I am currently a postdoctoral research associate at Michigan State University, where I am working with Professor Sean Couch on multidimensional supernova modeling and stellar evolution.
I was recently awarded a 2018 National Science Foundation Astronomy & Astrophysics Postdoctoral Fellowship, during the course of which I will study neutrino flavor mixing in a dynamic core-collapse supernova environment.
My research interests include theoretical nuclear and particle astrophysics. In particular, I am interested in computational modeling of high energy astrophysical phenomena; neutrino transport and interactions in hot, dense matter; dense nuclear matter in core-collapse supernovae and neutron stars; and thermonuclear burning and nucleosynthesis.
Much of my work has centered around simulations of core-collapse supernovae and other high energy astrophysical events. I have also been involved in the development of the Notre Dame-Livermore Equation of State, a nuclear equation of state for use in core-collapse supernova and neutron star simulations.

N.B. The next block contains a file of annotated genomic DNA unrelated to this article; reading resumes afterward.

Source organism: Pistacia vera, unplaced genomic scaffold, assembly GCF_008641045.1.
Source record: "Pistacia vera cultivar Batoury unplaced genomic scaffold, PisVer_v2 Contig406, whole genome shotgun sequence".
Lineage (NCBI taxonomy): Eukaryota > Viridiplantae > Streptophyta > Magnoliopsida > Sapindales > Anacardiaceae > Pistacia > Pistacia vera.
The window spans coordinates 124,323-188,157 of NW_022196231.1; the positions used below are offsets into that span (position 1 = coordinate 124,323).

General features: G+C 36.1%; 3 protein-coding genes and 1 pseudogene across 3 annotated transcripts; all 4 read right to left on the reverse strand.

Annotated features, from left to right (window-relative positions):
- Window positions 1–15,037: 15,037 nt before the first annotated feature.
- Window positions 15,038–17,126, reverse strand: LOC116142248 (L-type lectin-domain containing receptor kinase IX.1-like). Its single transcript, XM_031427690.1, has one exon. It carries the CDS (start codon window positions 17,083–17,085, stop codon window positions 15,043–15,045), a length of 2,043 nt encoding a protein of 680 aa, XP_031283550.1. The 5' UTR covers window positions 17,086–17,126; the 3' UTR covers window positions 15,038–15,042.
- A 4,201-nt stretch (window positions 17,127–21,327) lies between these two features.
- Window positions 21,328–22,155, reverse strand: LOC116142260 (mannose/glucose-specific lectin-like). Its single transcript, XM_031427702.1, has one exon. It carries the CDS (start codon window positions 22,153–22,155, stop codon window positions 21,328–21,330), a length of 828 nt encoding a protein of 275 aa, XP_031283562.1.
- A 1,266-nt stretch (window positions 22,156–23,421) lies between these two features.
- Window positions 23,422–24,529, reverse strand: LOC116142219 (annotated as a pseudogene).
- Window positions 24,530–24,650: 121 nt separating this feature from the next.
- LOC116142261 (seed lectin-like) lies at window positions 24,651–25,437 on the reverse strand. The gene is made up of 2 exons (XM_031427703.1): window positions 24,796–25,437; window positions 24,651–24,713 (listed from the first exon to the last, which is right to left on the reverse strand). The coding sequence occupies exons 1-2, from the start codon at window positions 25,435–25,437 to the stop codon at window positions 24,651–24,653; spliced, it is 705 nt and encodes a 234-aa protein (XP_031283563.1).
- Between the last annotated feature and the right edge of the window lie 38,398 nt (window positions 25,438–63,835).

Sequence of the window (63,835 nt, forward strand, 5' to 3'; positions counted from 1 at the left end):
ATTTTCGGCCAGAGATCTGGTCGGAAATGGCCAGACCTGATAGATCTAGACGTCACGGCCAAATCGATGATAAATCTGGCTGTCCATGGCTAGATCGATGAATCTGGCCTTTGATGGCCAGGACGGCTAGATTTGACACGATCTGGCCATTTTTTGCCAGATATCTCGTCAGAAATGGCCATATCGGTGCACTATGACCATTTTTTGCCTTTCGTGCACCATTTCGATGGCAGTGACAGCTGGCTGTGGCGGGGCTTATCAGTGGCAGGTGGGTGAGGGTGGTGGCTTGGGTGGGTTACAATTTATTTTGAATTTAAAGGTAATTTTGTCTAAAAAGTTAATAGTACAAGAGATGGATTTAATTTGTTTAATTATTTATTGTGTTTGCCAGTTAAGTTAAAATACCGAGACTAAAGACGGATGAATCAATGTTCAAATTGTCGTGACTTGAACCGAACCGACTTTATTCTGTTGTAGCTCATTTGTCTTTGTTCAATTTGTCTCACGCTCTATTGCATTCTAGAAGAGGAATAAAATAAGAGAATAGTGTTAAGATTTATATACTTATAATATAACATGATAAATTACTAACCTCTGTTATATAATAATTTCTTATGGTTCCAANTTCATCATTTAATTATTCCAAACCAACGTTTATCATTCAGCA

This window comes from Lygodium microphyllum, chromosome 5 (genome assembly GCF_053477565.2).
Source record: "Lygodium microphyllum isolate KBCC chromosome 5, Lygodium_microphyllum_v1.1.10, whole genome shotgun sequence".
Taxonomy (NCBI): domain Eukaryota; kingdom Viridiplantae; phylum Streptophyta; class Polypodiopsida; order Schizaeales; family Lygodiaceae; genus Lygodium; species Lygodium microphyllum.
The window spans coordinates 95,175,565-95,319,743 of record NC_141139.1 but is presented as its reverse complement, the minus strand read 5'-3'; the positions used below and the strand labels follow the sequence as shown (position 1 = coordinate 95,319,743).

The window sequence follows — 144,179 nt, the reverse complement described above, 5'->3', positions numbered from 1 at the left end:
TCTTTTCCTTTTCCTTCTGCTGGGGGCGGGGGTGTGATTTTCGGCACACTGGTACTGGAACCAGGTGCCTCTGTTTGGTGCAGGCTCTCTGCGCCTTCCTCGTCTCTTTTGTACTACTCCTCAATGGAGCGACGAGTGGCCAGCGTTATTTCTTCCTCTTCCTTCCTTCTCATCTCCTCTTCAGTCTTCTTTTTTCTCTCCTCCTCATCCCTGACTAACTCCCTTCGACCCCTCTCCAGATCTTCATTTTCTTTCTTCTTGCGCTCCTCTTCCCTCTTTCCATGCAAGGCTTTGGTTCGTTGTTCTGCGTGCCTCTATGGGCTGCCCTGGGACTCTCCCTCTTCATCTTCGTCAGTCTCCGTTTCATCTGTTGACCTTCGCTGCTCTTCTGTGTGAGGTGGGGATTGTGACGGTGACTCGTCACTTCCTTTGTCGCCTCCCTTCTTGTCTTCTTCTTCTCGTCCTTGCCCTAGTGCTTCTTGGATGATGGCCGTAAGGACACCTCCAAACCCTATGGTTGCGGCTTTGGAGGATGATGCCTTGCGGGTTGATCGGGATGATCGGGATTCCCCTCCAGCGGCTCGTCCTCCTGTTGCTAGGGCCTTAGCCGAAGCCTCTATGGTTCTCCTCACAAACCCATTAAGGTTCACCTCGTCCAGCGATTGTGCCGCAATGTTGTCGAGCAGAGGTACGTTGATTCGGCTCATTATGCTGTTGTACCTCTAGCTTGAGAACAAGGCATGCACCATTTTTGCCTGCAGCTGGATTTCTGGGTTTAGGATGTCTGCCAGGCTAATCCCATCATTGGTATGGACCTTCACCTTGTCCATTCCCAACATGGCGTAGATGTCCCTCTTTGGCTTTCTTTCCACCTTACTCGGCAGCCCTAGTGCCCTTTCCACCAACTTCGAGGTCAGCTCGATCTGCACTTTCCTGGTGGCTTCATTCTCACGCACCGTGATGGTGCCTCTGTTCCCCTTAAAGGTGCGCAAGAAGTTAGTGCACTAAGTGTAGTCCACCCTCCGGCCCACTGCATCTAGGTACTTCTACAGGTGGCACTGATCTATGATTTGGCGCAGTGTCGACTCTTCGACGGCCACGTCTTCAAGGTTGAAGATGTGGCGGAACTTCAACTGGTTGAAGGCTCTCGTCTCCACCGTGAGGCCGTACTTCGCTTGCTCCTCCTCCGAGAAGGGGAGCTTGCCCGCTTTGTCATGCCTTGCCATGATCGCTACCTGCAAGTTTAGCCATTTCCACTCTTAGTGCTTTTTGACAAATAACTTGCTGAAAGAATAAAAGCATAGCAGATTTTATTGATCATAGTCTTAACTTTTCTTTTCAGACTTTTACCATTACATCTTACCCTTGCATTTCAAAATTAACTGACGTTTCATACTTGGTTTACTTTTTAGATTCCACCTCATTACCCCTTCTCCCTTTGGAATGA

I received my PhD in Physics in May 2016 from the University of Notre Dame. I worked with Professor Grant Mathews on theoretical astrophysics. I obtained my BA in Physics in 2011 from Reed College in Portland, Oregon.
In addition to my research, I am an advocate for LGBTQIA+ inclusion in STEM fields. I am currently a member of the American Astronomical Society's Committee on the Status of Sexual-orientation and Gender Minorities in Astronomy (SGMA) and regularly give presentations to physics and astronomy departments on how to make their programs LGBTQIA+ inclusive. I have also written extensively about my experiences as a queer and trans scientist.